#1 – The Fourth Kind of People

Two of the most vocal camps in the conversation about religion are the atheists and the believers. The third kind of people – the kind who are agnostic, or those who suppose that god may or may not exist – are, for the most part, not as loud or as compelled to prove their belief to be right as the other two camps.

But there exists a fourth camp of people – those who do not partake in these conversations – and these are the kind that I consider the luckiest. The people who go about their lives without bothering themselves (or others) with such un-answerables. Their philosophy of life can be vaguely summed up as follows: What do I care about the things that have no impact on my life? I am going to do what I need to do to survive and thrive.

A Model of Geocentricism, Public Domain https://commons.wikimedia.org/w/index.php?curid=313389v

All things considered, It is, a fortune to be born and bred in this camp, because there is so much additional time to live life rather than conjecture what is and what isn’t. It is a fortune because these people inherently know that there are questions to which we don’t have – and may never have – answers. How amazing it is to never be bothered with these questions?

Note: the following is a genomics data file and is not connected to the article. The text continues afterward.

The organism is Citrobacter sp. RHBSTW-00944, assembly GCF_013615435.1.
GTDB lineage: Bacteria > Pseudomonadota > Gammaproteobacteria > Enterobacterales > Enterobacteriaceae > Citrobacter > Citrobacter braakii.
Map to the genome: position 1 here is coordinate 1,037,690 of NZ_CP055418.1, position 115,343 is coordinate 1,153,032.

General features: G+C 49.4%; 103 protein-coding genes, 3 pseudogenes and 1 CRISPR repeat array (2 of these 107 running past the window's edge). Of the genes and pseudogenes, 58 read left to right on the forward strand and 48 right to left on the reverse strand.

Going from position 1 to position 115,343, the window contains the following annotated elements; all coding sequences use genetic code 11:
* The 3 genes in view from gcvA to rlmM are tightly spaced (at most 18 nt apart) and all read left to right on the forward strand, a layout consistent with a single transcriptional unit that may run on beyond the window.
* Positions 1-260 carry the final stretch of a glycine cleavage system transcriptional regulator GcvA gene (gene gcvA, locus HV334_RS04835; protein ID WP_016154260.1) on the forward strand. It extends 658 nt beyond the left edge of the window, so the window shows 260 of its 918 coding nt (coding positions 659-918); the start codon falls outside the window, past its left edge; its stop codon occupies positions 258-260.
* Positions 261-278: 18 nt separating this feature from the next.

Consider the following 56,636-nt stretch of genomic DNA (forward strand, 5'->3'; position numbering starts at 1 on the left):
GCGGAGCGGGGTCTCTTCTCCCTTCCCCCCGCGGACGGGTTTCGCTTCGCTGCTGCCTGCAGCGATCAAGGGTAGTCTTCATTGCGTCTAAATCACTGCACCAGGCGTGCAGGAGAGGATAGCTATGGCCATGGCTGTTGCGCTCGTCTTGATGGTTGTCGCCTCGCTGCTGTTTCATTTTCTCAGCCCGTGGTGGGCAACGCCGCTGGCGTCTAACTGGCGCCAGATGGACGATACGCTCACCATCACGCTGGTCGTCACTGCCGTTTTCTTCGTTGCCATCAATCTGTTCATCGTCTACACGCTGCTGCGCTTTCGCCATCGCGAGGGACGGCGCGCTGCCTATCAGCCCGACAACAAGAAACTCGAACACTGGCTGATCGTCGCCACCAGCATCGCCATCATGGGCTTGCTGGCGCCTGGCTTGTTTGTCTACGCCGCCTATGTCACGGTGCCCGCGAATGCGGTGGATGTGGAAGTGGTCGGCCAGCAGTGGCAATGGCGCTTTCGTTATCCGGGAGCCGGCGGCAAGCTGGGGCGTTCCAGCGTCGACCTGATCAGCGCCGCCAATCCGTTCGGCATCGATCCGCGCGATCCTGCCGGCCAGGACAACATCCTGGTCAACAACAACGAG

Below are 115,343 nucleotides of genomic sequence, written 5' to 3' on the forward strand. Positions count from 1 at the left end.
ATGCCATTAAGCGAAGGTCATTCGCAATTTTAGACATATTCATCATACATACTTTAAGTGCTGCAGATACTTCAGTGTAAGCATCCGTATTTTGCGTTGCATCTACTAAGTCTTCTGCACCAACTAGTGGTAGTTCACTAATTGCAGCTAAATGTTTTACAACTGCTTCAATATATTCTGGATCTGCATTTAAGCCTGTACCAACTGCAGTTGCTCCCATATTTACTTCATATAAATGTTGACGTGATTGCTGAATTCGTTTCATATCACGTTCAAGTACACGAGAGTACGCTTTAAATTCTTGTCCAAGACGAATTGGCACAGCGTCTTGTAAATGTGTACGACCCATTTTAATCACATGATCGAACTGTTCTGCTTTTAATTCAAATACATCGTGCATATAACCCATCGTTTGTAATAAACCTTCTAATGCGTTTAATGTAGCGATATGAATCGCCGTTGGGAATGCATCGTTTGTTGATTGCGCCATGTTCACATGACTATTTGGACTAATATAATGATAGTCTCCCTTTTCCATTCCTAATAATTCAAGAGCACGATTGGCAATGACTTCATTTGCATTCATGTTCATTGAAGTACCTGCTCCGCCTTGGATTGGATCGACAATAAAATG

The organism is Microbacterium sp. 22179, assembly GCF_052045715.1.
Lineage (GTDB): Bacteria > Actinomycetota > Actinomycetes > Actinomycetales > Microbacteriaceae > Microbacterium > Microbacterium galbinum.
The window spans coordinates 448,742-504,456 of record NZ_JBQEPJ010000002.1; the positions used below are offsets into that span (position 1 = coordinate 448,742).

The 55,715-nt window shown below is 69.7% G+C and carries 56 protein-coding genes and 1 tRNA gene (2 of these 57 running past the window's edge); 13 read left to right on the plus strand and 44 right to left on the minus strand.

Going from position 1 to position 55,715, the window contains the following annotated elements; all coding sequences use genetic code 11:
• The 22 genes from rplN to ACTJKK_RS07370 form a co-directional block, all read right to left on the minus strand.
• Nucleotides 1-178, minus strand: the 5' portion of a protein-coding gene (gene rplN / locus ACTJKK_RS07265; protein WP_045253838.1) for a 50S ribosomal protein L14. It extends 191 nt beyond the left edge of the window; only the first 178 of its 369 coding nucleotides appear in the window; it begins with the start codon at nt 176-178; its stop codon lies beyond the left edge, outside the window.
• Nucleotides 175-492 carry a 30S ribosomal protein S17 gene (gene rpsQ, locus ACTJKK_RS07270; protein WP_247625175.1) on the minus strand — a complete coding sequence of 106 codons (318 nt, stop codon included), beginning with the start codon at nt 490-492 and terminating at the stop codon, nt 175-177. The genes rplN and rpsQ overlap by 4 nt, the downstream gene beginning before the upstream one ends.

The amount of knowledge we need to gain about our cosmos and our place in this universe is truly great, and any true seeker of knowledge understands how frustrating it is to correlate the brevity of our life with the vastness of this knowledge. Due to the shortness of our life, we will never know everything there is to know. But what if I never wanted to know everything?

This is the fortunate philosophy of the fourth kind of people, and I wish – for a fleeting moment – that I could feel the joy of peace and contentment that comes with this philosophy.

Unfortunately, the rest of us – the kind who are indeed concerned with metaphysical questions about the meaning, purpose, and origin of life – must continue to debate and converse until we learn to live peacefully under the banner of the one cosmos we inhabit.

Tarun’s Book, ‘The Things We Don’t Know’, is available on Amazon, Barnes and Noble, and other major retailers worldwide.

This post originally appeared on the author’s blog here

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